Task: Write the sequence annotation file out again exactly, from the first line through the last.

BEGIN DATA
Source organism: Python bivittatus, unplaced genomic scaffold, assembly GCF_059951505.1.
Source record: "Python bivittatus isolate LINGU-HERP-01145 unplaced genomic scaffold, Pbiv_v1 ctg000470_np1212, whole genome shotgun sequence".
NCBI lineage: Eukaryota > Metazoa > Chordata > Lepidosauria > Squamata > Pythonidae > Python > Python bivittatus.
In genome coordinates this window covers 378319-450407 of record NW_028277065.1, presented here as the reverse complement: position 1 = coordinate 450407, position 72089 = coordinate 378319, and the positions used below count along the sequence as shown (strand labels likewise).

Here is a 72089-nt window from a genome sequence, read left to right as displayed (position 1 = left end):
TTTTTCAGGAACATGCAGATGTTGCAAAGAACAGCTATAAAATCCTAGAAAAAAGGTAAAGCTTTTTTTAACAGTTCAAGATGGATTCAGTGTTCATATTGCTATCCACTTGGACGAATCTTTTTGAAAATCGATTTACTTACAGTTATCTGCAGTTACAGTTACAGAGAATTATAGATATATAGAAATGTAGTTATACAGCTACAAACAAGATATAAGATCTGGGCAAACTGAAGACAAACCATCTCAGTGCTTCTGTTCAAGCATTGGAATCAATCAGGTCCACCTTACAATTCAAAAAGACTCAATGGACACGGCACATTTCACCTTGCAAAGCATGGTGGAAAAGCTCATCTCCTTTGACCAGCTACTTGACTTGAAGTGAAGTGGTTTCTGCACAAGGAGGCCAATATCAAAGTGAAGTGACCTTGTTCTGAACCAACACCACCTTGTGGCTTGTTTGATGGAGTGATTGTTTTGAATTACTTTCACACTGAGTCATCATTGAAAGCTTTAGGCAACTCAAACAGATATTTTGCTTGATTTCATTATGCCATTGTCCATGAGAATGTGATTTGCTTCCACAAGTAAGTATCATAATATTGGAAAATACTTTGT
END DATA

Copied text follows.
Source organism: Python bivittatus, unplaced genomic scaffold, assembly GCF_059951505.1.
Source record: "Python bivittatus isolate LINGU-HERP-01145 unplaced genomic scaffold, Pbiv_v1 ctg000470_np1212, whole genome shotgun sequence".
NCBI lineage: Eukaryota > Metazoa > Chordata > Lepidosauria > Squamata > Pythonidae > Python > Python bivittatus.
In genome coordinates this window covers 378319-450407 of record NW_028277065.1, presented here as the reverse complement: position 1 = coordinate 450407, position 72089 = coordinate 378319, and the positions used below count along the sequence as shown (strand labels likewise).

Here is a 72089-nt window from a genome sequence, read left to right as displayed (position 1 = left end):
TTTTTCAGGAACATGCAGATGTTGCAAAGAACAGCTATAAAATCCTAGAAAAAAGGTAAAGCTTTTTTTAACAGTTCAAGATGGATTCAGTGTTCATATTGCTATCCACTTGGACGAATCTTTTTGAAAATCGATTTACTTACAGTTATCTGCAGTTACAGTTACAGAGAATTATAGATATATAGAAATGTAGTTATACAGCTACAAACAAGATATAAGATCTGGGCAAACTGAAGACAAACCATCTCAGTGCTTCTGTTCAAGCATTGGAATCAATCAGGTCCACCTTACAATTCAAAAAGACTCAATGGACACGGCACATTTCACCTTGCAAAGCATGGTGGAAAAGCTCATCTCCTTTGACCAGCTACTTGACTTGAAGTGAAGTGGTTTCTGCACAAGGAGGCCAATATCAAAGTGAAGTGACCTTGTTCTGAACCAACACCACCTTGTGGCTTGTTTGATGGAGTGATTGTTTTGAATTACTTTCACACTGAGTCATCATTGAAAGCTTTAGGCAACTCAAACAGATATTTTGCTTGATTTCATTATGCCATTGTCCATGAGAATGTGATTTGCTTCCACAAGTAAGTATCATAATATTGGAAAATACTTTGT